Gresham Garden- The Fruits of our Labor

Written by  Alex Sherman
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The last time I wrote about our progress in the garden we had not made much progress. We had an idea, we built the compost pile, and we had about 40% of the seeds germinating. 

Well the seeds are doing well, some are sprouting and the quinoa is about an inch high already. The compost is slowly filling up and we are continuing to follow our usual regimine of eliminating as much waste as possible and redirecting as much of it to the pile as possible. It is not that difficult for us to change our ways now that we have a compost pile, because beforehand we still had a compost bucket but we usually just threw the waste in the woods. We just could not throw it in the trash, but now that we have a bonafide compost heap we can truly create some beautiful soil.

Speaking of soil, Tom and I were outside the other day just piddling around in the back yard in preparation to begin the project and we noticed that our soil is some of the most beautiful soil. You would think it would be red clay, Georgia is famous for red clay, or just of really poor quality since we are two miles from downtown and this is such an urban setting. Looking back I laugh at Tom and I standing back there discussing our amazing soil like we had just struck gold, but under our circumstances I feel that our soil in the back yard is like gold for us.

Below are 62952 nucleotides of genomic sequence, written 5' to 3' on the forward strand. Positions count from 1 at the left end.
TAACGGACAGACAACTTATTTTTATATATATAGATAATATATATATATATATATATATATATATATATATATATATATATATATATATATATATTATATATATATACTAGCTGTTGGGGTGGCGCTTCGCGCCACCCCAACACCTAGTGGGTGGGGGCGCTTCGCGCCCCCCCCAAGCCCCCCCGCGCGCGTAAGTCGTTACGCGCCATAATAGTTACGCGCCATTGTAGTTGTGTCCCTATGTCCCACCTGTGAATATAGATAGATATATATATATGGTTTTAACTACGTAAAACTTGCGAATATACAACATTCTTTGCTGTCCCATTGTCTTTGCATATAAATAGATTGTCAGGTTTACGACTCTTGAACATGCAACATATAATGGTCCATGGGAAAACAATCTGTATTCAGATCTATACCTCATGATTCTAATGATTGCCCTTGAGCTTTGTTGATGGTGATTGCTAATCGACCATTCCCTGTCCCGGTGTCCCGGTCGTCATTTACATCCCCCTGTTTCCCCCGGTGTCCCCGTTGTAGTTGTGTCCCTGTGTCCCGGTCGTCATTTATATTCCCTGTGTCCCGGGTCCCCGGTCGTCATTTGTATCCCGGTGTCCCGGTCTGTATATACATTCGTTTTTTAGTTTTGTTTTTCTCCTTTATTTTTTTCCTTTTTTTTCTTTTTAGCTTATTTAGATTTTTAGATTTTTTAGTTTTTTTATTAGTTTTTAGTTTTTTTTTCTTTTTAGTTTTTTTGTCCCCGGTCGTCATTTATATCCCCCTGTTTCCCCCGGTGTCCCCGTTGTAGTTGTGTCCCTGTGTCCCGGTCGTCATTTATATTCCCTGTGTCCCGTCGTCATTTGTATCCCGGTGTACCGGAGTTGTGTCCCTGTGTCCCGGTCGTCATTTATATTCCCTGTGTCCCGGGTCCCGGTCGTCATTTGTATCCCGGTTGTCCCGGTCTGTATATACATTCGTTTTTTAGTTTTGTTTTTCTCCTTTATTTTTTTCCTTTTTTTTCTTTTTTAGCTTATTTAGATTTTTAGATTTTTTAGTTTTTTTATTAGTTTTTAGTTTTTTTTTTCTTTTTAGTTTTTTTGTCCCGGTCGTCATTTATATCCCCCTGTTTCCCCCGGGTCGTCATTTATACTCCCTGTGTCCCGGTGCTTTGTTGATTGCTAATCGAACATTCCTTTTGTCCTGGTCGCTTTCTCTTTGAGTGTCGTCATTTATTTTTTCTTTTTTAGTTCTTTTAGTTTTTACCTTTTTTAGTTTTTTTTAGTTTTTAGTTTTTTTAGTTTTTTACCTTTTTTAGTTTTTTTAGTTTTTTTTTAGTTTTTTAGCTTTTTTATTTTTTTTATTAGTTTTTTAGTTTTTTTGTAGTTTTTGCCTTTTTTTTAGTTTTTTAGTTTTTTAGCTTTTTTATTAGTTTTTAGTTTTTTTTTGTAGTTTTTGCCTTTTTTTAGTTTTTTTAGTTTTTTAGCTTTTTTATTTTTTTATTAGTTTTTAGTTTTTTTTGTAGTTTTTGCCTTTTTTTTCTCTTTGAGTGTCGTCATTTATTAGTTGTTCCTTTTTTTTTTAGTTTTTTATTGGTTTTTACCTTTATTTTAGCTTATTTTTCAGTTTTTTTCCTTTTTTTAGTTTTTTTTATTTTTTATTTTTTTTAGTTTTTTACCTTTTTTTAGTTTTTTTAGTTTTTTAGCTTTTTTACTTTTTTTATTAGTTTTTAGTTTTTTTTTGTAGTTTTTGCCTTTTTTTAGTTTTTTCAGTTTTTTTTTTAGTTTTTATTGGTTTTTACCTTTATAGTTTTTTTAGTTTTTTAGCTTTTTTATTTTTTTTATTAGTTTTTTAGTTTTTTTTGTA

It will help us with our mission and we, in return, will help it by not putting chemical fertilizers on it and letting nature put the nutrients it needs back in the soil. 


So where are we?

Yesterday, February 19th, my mom came down early in the morning and we got to work almost immediately.

Originally I wanted to do the entire project with no machinery, but soon I realized it was paramount that we got a tiller. The soil in the back yard is amazing but we have a lot of bamboo that has spread and the grass is so thick in some areas it would take ten to twenty minutes just to dig up one lump. Perhaps we were lazy or sensible, who knows. 

So I went to the store and got a truck, a tiller, and a weed wacker. Our weed wacker is electric and although I prefer electric for environmental reasons ours just is not powerful enough to get through some of the stuff that sat in neglect for over a year.

When we got back to the house we went to work on tilling the garden and creating our space. I thought it would be extremely easy with the tiller but three hours of tilling later I realized just how difficult it would have been without the tiller. 

The space we have for the garden is about 30 feet by 15 feet. So we decided to do an internal path so we would have better access to the plants, plus it looks amazing.

While I tilled my mom would go behind me and rake the turned up grass and weeds on to the path we were building. So the path is raised about three inches above the beds and then we covered it with pine mulch.

My neighbor was talking with us and informed us that cyprus mulch, which I bought for the front of the house, was actually not environmentally friendly at all. Why? Well apparently cyprus mulch is derived from hundred year old cyprus trees and only used for mulch wheras pine mulch is actually more sustainable.